“I don’t want to overdo it,” Krizmanich said. “I feel good. I think I could still play, but I’ve learned from playing some softball about pulled muscles and things like that. I don’t want that right now. That’s what you’ve got to be careful of.

“As far as hitting the ball and throwing, I don’t think I have a problem with that. As far as running, I learned my lesson: Don’t overdo it. I just came here to have fun.”

The game itself, featuring local baseball alumni as well as a couple of celebrities, had its usual light-hearted atmosphere.

Apollo-Ridge baseball coach Joe Rice, playing in the game for the second time, beat out a ground ball for a single — setting a good example for a handful of his players in attendance.

“I love this event; it’s one of my favorites,” Rice said. “I get to feel like a kid again. Instead of watching the kids play, I get to be one. That makes it special to me.”

Before the game, Freeport International president Chuck Sarver presented the Mike Westerman Memorial Unsung Hero Award to the family of Kevin Holbein, a longtime supporter of the Invitational who died earlier this year.

“He was always here, and he supported us financially as well,” Sarver said.

Doug Gulasy is a staff writer for Trib Total Media. Reach him at dgulasy@tribweb.com or via Twitter @dgulasy_Trib.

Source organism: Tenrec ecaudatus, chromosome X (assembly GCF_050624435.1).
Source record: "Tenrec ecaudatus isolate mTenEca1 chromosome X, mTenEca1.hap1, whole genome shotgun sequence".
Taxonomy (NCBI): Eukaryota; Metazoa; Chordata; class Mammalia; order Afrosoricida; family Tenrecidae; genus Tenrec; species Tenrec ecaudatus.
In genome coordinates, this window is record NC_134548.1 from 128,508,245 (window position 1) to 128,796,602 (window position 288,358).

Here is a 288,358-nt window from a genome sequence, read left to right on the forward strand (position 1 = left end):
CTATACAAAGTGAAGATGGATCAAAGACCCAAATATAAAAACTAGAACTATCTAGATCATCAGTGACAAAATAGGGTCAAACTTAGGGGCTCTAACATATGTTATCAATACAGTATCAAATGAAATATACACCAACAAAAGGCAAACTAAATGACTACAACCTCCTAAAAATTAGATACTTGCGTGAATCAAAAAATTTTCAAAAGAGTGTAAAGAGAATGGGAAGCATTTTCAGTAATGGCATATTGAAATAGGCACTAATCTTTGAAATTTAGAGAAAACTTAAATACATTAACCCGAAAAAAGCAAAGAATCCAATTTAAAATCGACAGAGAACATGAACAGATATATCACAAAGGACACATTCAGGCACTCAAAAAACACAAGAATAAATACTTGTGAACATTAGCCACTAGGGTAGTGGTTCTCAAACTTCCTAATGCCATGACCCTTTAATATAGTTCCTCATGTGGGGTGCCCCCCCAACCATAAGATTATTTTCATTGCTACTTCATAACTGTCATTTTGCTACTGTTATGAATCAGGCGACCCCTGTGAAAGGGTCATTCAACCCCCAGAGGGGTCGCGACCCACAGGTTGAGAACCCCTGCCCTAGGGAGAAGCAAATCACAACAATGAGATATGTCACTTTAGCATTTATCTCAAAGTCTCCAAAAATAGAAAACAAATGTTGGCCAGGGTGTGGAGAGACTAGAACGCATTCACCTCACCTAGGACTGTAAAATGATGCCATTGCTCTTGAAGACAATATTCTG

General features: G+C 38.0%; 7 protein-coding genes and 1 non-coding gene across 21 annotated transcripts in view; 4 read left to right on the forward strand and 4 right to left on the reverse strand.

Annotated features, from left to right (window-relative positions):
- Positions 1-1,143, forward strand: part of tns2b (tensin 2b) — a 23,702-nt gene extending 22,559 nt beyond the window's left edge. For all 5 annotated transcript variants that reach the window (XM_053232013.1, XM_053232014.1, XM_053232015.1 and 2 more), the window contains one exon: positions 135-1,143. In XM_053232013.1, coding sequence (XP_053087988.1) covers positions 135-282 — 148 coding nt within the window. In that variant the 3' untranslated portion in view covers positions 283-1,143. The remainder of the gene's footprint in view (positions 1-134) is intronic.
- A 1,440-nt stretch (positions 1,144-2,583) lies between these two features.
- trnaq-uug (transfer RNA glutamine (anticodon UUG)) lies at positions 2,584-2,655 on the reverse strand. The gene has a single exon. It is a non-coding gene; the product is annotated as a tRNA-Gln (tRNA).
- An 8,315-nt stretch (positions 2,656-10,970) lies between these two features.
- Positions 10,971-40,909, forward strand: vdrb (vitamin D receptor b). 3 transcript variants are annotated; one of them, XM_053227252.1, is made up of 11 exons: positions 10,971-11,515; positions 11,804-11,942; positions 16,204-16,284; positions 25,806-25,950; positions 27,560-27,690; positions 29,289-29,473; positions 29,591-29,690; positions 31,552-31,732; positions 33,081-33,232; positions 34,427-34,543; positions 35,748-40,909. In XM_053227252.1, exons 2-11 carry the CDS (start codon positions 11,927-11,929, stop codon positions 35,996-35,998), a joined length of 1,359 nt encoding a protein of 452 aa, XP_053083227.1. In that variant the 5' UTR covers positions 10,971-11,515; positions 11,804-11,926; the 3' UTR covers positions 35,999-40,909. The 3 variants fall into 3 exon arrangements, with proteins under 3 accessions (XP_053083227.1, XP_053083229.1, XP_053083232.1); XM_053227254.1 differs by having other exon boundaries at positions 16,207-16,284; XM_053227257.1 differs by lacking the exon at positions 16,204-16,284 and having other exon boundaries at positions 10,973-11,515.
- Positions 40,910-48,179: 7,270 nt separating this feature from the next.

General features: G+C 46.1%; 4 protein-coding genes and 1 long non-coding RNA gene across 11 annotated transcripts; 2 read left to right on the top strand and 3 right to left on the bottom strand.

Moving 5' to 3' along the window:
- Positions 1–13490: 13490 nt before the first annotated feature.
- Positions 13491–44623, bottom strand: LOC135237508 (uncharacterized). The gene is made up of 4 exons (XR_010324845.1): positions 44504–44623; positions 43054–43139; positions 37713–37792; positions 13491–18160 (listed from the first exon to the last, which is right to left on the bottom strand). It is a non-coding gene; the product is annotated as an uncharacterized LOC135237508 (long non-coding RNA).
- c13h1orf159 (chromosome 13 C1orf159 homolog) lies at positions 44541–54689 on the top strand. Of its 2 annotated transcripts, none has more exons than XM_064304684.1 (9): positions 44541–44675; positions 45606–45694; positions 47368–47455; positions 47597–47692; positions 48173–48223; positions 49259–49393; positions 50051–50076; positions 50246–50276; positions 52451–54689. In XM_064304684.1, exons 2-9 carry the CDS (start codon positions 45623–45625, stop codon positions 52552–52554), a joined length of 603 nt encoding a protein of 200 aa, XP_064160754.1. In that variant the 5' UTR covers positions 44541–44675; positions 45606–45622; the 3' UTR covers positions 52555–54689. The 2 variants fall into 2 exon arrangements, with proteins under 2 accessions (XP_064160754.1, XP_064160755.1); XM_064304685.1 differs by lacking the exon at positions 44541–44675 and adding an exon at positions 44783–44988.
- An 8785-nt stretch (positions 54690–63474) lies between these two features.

TribLIVE commenting policy

You are solely responsible for your comments and by using TribLive.com you agree to our Terms of Service.

We moderate comments. Our goal is to provide substantive commentary for a general readership. By screening submissions, we provide a space where readers can share intelligent and informed commentary that enhances the quality of our news and information.

While most comments will be posted if they are on-topic and not abusive, moderating decisions are subjective. We will make them as carefully and consistently as we can. Because of the volume of reader comments, we cannot review individual moderation decisions with readers.

We value thoughtful comments representing a range of views that make their point quickly and politely. We make an effort to protect discussions from repeated comments either by the same reader or different readers

We follow the same standards for taste as the daily newspaper. A few things we won't tolerate: personal attacks, obscenity, vulgarity, profanity (including expletives and letters followed by dashes), commercial promotion, impersonations, incoherence, proselytizing and SHOUTING. Don't include URLs to Web sites.

We do not edit comments. They are either approved or deleted. We reserve the right to edit a comment that is quoted or excerpted in an article. In this case, we may fix spelling and punctuation.

We welcome strong opinions and criticism of our work, but we don't want comments to become bogged down with discussions of our policies and we will moderate accordingly.

We appreciate it when readers and people quoted in articles or blog posts point out errors of fact or emphasis and will investigate all assertions. But these suggestions should be sent via e-mail. To avoid distracting other readers, we won't publish comments that suggest a correction. Instead, corrections will be made in a blog post or in an article.